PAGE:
Why Was the London Eye Built?

Cultura Travel/Dan Dunkley/The Image Bank/Getty Images

The London Eye was built to commemorate the new millennium. The turning wheel is meant to represent the passage of time, and when it opened in March 2000, it was called the Millennium Wheel. Designed by Julia Barfield and David Marks, the structure is representative of a modern London.

The London Eye has been visited by millions of tourists since its opening, and it is considered to be the United Kingdom’s most popular tourist attraction. It has 32 individual capsules, each of which can carry up to 25 people. The wheel is in constant rotation, and passengers must enter each capsule by stepping from a platform to one of the slowly moving capsules.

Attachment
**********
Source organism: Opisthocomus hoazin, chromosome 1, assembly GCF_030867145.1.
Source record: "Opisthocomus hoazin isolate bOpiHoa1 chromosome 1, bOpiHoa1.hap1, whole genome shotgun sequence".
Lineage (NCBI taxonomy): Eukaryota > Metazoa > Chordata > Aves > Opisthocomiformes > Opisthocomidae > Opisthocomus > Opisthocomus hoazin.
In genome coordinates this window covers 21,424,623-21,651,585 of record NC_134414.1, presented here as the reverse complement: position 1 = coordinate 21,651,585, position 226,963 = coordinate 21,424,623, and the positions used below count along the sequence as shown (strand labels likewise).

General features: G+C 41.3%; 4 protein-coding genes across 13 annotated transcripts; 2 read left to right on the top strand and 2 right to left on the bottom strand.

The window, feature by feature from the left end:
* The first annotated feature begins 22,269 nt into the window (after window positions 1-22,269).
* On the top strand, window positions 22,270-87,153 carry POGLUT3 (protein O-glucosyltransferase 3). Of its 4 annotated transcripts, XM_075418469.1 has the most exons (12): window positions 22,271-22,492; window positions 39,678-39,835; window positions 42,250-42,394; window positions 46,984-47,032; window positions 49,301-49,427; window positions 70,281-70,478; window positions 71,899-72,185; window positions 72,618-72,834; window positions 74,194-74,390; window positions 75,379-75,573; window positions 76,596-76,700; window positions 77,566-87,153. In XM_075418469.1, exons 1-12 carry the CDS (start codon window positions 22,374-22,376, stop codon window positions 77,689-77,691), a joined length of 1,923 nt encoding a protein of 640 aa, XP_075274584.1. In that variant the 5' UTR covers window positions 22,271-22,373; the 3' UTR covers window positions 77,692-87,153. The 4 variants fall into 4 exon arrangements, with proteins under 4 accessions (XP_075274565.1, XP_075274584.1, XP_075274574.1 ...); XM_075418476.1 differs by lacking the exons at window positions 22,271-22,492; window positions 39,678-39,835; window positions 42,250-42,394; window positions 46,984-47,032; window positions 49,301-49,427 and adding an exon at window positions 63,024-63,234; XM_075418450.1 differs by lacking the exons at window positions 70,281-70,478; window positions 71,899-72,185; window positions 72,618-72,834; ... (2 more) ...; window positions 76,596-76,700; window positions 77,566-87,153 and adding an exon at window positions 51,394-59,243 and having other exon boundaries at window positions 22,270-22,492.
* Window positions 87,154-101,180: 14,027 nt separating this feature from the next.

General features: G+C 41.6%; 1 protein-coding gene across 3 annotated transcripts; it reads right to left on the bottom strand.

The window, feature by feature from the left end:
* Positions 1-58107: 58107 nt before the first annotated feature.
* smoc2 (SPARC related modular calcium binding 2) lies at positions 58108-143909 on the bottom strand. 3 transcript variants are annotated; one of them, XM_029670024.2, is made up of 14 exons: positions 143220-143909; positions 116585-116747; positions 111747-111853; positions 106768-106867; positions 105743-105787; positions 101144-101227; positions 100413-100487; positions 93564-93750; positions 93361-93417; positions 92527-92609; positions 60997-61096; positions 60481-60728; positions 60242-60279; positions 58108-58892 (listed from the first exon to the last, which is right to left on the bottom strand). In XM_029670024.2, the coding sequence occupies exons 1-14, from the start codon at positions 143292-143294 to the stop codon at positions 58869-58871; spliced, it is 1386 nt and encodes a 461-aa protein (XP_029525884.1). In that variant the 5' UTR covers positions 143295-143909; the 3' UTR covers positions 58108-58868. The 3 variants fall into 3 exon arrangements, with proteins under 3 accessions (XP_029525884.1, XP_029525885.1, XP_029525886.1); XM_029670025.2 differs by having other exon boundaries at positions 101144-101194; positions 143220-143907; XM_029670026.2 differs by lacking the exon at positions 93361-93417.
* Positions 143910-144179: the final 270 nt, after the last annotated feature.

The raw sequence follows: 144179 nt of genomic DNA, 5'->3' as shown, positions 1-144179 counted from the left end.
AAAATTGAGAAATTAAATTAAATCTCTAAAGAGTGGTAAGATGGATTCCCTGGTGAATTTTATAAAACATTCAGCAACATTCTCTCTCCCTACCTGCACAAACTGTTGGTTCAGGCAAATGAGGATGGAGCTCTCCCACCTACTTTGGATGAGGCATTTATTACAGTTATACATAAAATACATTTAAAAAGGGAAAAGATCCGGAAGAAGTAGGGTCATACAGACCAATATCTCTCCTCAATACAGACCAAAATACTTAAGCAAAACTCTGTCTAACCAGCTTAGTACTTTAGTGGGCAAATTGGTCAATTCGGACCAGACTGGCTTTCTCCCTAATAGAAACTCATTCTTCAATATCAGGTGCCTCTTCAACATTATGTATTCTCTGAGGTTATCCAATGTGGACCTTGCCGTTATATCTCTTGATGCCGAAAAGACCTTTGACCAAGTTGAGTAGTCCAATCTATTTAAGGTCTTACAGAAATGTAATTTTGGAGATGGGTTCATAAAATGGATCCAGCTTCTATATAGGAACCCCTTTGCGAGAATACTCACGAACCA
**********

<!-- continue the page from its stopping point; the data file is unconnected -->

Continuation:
The view from the London Eye is remarkable and serves to link together historic and present-day London. It is the largest monument of its kind in the world, and visitors can see up to 40 kilometers away in any direction. On the opposite bank of the Thames are such iconic landmarks as Westminster Abbey, Big Ben and the Houses of Parliament. St Paul’s Cathedral and Buckingham Palace are also easily identifiable. Perhaps the most striking time to take a ride on the Eye is in the evening. Passengers can watch as the sun sets and the city takes on its glittering, nighttime glow.